Reissue CDs Weekly: Broadcast, João Gilberto, James, Here Comes the Hurt | New music reviews, news & interviews
Reissue CDs Weekly: Broadcast, João Gilberto, James, Here Comes the Hurt
Unsettling Berberian Sound Studio soundtrack, Bossa Nova’s ground zero, kitchen-sink box-set and lachrymose soul compilation
More than the soundtrack to one of last year's most impactful films, the release of the music for Berberian Sound Studio is a tribute to the memory of Trish Keenan. With her Broadcast partner James Cargill, Keenan had begun working on Peter Strickland’s film before her death in January 2011. Cargill found sound files of her voice on her computer and began from there – a task that must have been both eerie and poignant.
Broadcast had long drawn inspiration from Italian soundtrack music and their 2009 album collaboration with The Focus Group, Investigate Witch Cults of the Radio Age, was effectively the soundtrack to a film which did not exist. So it was a small and logical step to compose an actual soundtrack. Cargill has said that Luboš Fišer’s music for Valerie and Her Week of Wonders and Zdeněk’s Liškas work for Jan Švankmajer was a direct influence on the Berberian Sound Studio soundtrack.
On album, the result is a proper soundtrack album, not a Broadcast album. Fragments are heard, themes repeated and recast as they would have been on an original Sixties or Seventies soundtrack album. Divorced from the images of The Equestrian Vortex, the film being worked on in Berberian Sound Studio, this remains an unsettling experience. Disembodied wordless vocals waft in and out, a church organ swells, the sound of wind floats by, dialogue echoes, a horse gallops. Concrête sounds jar. A scream sounds. The possessed gibber. A woman whispers. As each of the 39 cues passes by, the mood of the sound picture darkens. A creative triumph and great music too.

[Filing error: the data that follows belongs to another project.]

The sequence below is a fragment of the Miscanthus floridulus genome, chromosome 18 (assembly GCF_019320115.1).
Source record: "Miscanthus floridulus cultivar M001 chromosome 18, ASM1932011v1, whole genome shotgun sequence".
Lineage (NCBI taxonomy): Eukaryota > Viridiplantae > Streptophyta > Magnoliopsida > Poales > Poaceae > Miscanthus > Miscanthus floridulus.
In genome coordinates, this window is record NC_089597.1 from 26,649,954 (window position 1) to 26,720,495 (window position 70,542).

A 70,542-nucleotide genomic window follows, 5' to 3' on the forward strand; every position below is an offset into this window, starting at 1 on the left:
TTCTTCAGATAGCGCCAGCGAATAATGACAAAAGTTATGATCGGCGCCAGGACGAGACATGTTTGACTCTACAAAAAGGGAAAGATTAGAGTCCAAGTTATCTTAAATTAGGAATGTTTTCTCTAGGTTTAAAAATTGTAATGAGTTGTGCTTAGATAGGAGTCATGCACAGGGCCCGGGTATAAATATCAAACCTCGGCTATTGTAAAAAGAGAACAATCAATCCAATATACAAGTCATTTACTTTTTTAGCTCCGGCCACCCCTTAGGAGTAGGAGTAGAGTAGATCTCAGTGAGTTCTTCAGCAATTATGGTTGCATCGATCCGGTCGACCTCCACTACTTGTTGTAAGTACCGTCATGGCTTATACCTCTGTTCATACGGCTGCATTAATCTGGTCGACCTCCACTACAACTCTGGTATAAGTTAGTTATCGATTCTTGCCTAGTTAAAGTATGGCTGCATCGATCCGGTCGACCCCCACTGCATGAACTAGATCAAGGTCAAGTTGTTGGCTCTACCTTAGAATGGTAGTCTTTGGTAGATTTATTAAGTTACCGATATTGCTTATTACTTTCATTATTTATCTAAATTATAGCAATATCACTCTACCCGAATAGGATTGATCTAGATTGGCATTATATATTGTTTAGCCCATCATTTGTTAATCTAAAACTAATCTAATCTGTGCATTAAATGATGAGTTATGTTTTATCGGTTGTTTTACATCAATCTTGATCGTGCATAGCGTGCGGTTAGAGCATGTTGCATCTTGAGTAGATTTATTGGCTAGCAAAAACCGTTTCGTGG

João Gilberto: The Legend
As an originator of Bossa Nova João Gilberto is a legend, and this two-CD set reveals how it began for him. A card slip case contains each disc, both of which, in turn, slide into another card case which also houses the booklet. Disc one collects Gilberto’s first three albums, originally issued in 1959, 1960 and 1961. Together, they last just over 70 minutes. The second disc, Antiques and Curios, roams randomly though early tracks he guested on, soundtracks, live recordings and material made with his early band Os Garotos da Lua (from 1951). These extras offer an insight into how quickly Gilberto became essential to Brazil's music, but it’s the trio of albums which fascinate. His debut, Chega de Saudade (recorded in 1958 and 1959) includes what most be the first issued versions of future standards “Desafinado” and “Bim Bom”. Even at this early stage, they are fully formed, exactly the sound which went world-wide as the Sixties unfolded. In taking it back to this musical ground zero, The Legend shows Gilberto to have been burning bright from the moment he was committed to tape.
Share this article
Subscribe to theartsdesk.com
Thank you for continuing to read our work on theartsdesk.com. For unlimited access to every article in its entirety, including our archive of more than 10,000 pieces, we're asking for £2.95 per month or £25 per year. We feel it's a very good deal, and hope you do too.
To take an annual subscription now simply click here.
And if you're looking for that extra gift for a friend or family member, why not treat them to a theartsdesk.com gift subscription?
more New music
Are you hipster and highbrow enough for Metronomy's in-jokey pop?
Music crosses borders in the shadow of war, with Bassekou Kouyaté and Paul Weller
Peculiarly packaged two-volume collection of essential Seventies Nigerian soul-rock
Scottish and English folk ballads are given the ambient drone treatment by the Earth mainman
British space-funk collective blend local and global while keeping rumps shaking
The producer and record label boss delivers a beautiful blend of influences
Yet another frustrating album from the art-punk outfit
A glimpse of what Europe's cosmopolitanism can really mean in Barcelona
From alt-pop to doom metal to Haitian party tunes, all musical life is here
Expect the unexpected on Canadian songwriter's immersive breakup album
This self-declared official 40th anniversary of punk compilation misses the mark
Game-changing US producer embraces the new with mixed results